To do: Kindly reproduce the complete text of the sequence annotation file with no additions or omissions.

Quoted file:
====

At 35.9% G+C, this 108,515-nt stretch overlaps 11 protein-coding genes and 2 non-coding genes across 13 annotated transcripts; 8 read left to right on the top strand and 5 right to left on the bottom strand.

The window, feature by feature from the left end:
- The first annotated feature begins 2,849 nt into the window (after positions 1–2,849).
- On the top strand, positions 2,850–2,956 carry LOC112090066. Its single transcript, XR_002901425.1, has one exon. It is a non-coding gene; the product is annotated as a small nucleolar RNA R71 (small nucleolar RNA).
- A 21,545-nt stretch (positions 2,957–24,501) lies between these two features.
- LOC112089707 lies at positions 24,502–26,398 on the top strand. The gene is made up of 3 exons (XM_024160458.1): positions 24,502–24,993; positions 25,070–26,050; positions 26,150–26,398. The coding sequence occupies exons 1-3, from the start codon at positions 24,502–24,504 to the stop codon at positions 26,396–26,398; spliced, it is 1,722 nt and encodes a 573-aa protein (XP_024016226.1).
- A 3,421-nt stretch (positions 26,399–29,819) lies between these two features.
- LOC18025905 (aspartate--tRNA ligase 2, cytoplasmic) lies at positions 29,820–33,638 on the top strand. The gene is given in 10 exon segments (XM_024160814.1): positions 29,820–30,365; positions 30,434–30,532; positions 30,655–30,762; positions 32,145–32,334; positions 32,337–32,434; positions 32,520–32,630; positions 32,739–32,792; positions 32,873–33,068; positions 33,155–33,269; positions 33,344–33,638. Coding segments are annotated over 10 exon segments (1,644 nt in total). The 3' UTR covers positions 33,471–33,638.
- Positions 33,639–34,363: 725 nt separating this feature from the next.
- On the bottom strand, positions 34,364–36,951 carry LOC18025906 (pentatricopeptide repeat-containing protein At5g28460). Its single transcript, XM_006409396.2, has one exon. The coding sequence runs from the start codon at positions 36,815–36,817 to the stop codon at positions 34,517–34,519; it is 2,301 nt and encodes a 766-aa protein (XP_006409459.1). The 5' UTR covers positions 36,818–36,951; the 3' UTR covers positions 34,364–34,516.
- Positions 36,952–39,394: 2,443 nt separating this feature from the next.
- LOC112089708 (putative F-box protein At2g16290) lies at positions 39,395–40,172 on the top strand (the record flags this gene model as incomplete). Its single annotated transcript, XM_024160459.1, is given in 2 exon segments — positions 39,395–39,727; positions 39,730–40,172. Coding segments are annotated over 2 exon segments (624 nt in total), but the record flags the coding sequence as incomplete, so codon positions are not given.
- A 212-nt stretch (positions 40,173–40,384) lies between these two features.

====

At 35.9% G+C, this 108,515-nt stretch overlaps 11 protein-coding genes and 2 non-coding genes across 13 annotated transcripts; 8 read left to right on the top strand and 5 right to left on the bottom strand.

The window, feature by feature from the left end:
- The first annotated feature begins 2,849 nt into the window (after positions 1–2,849).
- On the top strand, positions 2,850–2,956 carry LOC112090066. Its single transcript, XR_002901425.1, has one exon. It is a non-coding gene; the product is annotated as a small nucleolar RNA R71 (small nucleolar RNA).
- A 21,545-nt stretch (positions 2,957–24,501) lies between these two features.
- LOC112089707 lies at positions 24,502–26,398 on the top strand. The gene is made up of 3 exons (XM_024160458.1): positions 24,502–24,993; positions 25,070–26,050; positions 26,150–26,398. The coding sequence occupies exons 1-3, from the start codon at positions 24,502–24,504 to the stop codon at positions 26,396–26,398; spliced, it is 1,722 nt and encodes a 573-aa protein (XP_024016226.1).
- A 3,421-nt stretch (positions 26,399–29,819) lies between these two features.
- LOC18025905 (aspartate--tRNA ligase 2, cytoplasmic) lies at positions 29,820–33,638 on the top strand. The gene is given in 10 exon segments (XM_024160814.1): positions 29,820–30,365; positions 30,434–30,532; positions 30,655–30,762; positions 32,145–32,334; positions 32,337–32,434; positions 32,520–32,630; positions 32,739–32,792; positions 32,873–33,068; positions 33,155–33,269; positions 33,344–33,638. Coding segments are annotated over 10 exon segments (1,644 nt in total). The 3' UTR covers positions 33,471–33,638.
- Positions 33,639–34,363: 725 nt separating this feature from the next.
- On the bottom strand, positions 34,364–36,951 carry LOC18025906 (pentatricopeptide repeat-containing protein At5g28460). Its single transcript, XM_006409396.2, has one exon. The coding sequence runs from the start codon at positions 36,815–36,817 to the stop codon at positions 34,517–34,519; it is 2,301 nt and encodes a 766-aa protein (XP_006409459.1). The 5' UTR covers positions 36,818–36,951; the 3' UTR covers positions 34,364–34,516.
- Positions 36,952–39,394: 2,443 nt separating this feature from the next.
- LOC112089708 (putative F-box protein At2g16290) lies at positions 39,395–40,172 on the top strand (the record flags this gene model as incomplete). Its single annotated transcript, XM_024160459.1, is given in 2 exon segments — positions 39,395–39,727; positions 39,730–40,172. Coding segments are annotated over 2 exon segments (624 nt in total), but the record flags the coding sequence as incomplete, so codon positions are not given.
- A 212-nt stretch (positions 40,173–40,384) lies between these two features.